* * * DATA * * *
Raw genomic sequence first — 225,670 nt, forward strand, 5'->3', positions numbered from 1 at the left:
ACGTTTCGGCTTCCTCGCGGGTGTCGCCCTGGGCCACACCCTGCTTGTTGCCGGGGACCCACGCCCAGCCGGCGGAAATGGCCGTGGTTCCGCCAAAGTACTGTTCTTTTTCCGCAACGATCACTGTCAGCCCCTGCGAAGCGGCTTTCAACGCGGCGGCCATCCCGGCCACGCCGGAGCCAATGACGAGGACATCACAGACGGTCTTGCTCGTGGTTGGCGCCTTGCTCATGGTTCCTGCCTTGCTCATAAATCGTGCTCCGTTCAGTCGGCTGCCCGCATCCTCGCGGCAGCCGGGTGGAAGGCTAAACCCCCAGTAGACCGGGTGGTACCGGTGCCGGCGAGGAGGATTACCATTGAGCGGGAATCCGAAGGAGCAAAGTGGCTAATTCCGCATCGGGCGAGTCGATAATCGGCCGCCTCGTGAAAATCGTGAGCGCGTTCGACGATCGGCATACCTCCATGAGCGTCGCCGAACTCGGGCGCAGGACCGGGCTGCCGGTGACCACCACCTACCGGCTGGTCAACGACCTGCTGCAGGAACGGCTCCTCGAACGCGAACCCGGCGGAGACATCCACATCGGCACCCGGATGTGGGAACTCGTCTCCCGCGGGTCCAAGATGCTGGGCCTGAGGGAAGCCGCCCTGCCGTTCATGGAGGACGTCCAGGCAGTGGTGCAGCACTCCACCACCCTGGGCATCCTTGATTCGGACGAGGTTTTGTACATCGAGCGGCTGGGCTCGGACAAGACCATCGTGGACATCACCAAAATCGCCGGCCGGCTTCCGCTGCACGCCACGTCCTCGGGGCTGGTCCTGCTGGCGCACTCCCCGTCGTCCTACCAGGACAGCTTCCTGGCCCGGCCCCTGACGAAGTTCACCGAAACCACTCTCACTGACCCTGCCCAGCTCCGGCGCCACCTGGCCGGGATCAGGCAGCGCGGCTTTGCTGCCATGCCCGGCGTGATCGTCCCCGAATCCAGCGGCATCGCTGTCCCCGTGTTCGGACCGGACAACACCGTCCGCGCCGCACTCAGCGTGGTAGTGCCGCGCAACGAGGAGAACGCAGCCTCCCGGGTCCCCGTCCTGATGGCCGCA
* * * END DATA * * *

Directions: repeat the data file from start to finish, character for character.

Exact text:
Raw genomic sequence first — 225,670 nt, forward strand, 5'->3', positions numbered from 1 at the left:
ACGTTTCGGCTTCCTCGCGGGTGTCGCCCTGGGCCACACCCTGCTTGTTGCCGGGGACCCACGCCCAGCCGGCGGAAATGGCCGTGGTTCCGCCAAAGTACTGTTCTTTTTCCGCAACGATCACTGTCAGCCCCTGCGAAGCGGCTTTCAACGCGGCGGCCATCCCGGCCACGCCGGAGCCAATGACGAGGACATCACAGACGGTCTTGCTCGTGGTTGGCGCCTTGCTCATGGTTCCTGCCTTGCTCATAAATCGTGCTCCGTTCAGTCGGCTGCCCGCATCCTCGCGGCAGCCGGGTGGAAGGCTAAACCCCCAGTAGACCGGGTGGTACCGGTGCCGGCGAGGAGGATTACCATTGAGCGGGAATCCGAAGGAGCAAAGTGGCTAATTCCGCATCGGGCGAGTCGATAATCGGCCGCCTCGTGAAAATCGTGAGCGCGTTCGACGATCGGCATACCTCCATGAGCGTCGCCGAACTCGGGCGCAGGACCGGGCTGCCGGTGACCACCACCTACCGGCTGGTCAACGACCTGCTGCAGGAACGGCTCCTCGAACGCGAACCCGGCGGAGACATCCACATCGGCACCCGGATGTGGGAACTCGTCTCCCGCGGGTCCAAGATGCTGGGCCTGAGGGAAGCCGCCCTGCCGTTCATGGAGGACGTCCAGGCAGTGGTGCAGCACTCCACCACCCTGGGCATCCTTGATTCGGACGAGGTTTTGTACATCGAGCGGCTGGGCTCGGACAAGACCATCGTGGACATCACCAAAATCGCCGGCCGGCTTCCGCTGCACGCCACGTCCTCGGGGCTGGTCCTGCTGGCGCACTCCCCGTCGTCCTACCAGGACAGCTTCCTGGCCCGGCCCCTGACGAAGTTCACCGAAACCACTCTCACTGACCCTGCCCAGCTCCGGCGCCACCTGGCCGGGATCAGGCAGCGCGGCTTTGCTGCCATGCCCGGCGTGATCGTCCCCGAATCCAGCGGCATCGCTGTCCCCGTGTTCGGACCGGACAACACCGTCCGCGCCGCACTCAGCGTGGTAGTGCCGCGCAACGAGGAGAACGCAGCCTCCCGGGTCCCCGTCCTGATGGCCGCA